By Steve Weinstein
By Bryan Bierman
By Lindsey Rhoades
By Chaz Kangas
By Ben Westhoff and Sarah Purkrabek
By Jena Ardell
By Jesse Sendejas Jr.
By Katherine Turman
To hear them tell it, photogenic Kills principals Alison Mosshart and Jamie Hince were lost before they found each other—ambitious outsiders trapped in standard-issue punk bands. Drawn together like bullied drama-club kids, Mosshart (a Floridian femme fatale) and Hince (a British Lou Reed) met in 2000 and have been inseparable, though supposedly platonic, ever since. The former art-school students have long been enamored of their own boho style, and on their third album, Midnight Boom, they start by walling themselves off from the white-bread masses: "We are a fever/We ain't born typical," the pair sings, happily quarantined on opener "U.R.A. Fever."
The track's doom-blues guitar and heavy electronic pulse recall No Wow, the duo's 2005 sophomore effort, and while several of the new songs would fit on that record, today's Kills spend less time on Highway 61, looking for places to plug in their drum machines. "Last Day of Magic" remains steeped in delta imagery—bad love brings tornadoes and hurricanes—but the sickly, mournful guitar lead is closer to X's "White Girl," Americana of a different sort. Elsewhere, over deadpan hip-hop beats, the Kills pay homage to 1960s playground chants, if only for the excuse to make mantras of their self-consciously dark lyrics.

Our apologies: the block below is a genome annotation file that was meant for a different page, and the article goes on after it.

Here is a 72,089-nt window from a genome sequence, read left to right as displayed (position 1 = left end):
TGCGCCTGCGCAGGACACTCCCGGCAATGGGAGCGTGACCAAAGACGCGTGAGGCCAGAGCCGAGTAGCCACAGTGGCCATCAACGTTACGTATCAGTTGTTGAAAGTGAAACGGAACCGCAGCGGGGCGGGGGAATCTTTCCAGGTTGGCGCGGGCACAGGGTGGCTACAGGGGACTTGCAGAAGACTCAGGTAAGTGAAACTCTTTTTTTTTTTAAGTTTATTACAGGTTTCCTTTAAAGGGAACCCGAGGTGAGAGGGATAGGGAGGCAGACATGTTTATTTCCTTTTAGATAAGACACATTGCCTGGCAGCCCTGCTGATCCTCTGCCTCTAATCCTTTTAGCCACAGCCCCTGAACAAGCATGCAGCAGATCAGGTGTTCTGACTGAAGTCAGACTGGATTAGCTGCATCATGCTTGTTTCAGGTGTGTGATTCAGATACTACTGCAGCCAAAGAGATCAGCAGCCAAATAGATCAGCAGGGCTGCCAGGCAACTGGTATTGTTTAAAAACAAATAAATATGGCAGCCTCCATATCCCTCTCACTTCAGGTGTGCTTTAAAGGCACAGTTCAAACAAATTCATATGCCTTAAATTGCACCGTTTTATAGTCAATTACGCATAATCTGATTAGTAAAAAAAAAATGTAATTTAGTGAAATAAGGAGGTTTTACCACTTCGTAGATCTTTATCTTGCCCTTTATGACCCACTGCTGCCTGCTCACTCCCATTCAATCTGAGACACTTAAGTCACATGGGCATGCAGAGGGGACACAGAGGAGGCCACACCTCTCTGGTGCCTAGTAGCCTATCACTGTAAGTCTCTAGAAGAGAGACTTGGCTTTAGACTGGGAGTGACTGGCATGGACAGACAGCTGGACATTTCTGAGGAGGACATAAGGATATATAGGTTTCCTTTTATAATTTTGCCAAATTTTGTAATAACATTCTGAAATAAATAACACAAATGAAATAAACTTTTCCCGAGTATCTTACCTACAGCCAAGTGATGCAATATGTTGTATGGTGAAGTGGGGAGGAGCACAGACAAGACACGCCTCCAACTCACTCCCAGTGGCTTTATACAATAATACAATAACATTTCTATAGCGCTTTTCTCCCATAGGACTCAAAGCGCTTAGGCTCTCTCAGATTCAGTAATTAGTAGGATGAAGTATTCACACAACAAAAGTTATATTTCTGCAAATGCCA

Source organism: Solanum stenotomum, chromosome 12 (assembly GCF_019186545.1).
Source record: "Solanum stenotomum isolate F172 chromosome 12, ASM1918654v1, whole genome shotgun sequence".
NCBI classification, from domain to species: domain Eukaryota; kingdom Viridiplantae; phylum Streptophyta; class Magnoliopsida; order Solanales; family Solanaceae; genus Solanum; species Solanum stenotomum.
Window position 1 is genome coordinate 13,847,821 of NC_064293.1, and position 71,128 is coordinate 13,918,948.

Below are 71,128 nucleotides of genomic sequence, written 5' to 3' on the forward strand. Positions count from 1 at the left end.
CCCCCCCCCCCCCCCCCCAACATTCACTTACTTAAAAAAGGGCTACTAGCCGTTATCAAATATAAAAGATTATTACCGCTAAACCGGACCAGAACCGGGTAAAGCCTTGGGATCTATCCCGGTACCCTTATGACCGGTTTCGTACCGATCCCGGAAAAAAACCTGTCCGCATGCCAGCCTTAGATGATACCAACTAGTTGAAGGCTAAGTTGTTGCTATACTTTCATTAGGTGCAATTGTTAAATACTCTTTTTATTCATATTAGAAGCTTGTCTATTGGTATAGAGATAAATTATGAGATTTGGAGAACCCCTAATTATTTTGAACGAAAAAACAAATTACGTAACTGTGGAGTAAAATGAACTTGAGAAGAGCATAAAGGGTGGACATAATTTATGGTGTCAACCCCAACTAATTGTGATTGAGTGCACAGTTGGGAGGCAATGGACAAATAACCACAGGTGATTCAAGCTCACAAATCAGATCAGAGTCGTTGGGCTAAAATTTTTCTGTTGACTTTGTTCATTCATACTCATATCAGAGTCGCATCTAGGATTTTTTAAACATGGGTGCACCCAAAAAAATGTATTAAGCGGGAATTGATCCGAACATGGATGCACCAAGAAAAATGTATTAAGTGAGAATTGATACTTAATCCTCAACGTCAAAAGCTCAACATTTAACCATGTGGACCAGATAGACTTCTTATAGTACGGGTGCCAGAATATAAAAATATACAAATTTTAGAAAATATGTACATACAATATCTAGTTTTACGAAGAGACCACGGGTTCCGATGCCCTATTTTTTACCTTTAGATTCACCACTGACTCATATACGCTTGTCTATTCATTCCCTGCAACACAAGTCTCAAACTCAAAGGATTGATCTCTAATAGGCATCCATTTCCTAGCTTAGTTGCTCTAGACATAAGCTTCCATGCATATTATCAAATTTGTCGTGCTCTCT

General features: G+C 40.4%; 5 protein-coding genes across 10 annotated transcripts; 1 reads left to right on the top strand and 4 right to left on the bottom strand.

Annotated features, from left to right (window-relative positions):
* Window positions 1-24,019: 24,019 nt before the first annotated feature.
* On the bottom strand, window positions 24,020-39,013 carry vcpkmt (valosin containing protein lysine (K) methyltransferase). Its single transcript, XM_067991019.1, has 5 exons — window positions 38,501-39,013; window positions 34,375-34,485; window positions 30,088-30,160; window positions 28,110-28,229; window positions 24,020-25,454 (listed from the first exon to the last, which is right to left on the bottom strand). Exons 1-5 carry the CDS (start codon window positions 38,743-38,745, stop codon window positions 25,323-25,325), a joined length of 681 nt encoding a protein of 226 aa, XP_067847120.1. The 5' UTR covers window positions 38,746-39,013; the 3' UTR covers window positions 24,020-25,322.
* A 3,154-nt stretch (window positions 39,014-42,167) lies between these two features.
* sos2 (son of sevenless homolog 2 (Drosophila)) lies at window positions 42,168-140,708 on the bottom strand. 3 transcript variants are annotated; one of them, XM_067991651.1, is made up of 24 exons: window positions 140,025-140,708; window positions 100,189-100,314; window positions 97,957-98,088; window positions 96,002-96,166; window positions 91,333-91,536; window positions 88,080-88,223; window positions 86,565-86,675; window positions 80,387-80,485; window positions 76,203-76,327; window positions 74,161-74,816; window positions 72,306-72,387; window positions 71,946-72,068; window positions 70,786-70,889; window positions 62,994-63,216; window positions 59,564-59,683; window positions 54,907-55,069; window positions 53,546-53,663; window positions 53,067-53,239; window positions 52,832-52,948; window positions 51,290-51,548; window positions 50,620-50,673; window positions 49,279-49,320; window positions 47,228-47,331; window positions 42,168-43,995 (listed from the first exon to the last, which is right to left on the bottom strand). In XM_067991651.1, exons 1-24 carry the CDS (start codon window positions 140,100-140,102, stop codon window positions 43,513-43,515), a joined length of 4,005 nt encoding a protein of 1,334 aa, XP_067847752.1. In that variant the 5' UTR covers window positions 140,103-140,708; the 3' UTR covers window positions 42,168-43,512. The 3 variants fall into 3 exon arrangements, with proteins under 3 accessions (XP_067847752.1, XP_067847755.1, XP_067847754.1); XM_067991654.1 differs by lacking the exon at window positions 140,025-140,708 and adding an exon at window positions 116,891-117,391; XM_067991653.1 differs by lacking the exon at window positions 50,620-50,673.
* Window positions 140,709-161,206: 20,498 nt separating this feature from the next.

This album should put an end to any lingering White Stripes comparisons, as it illustrates what sets Mosshart and Hince apart. More glamorous but less versatile, the Kills are the easier listen, particularly if their superficiality is taken to be deliberate.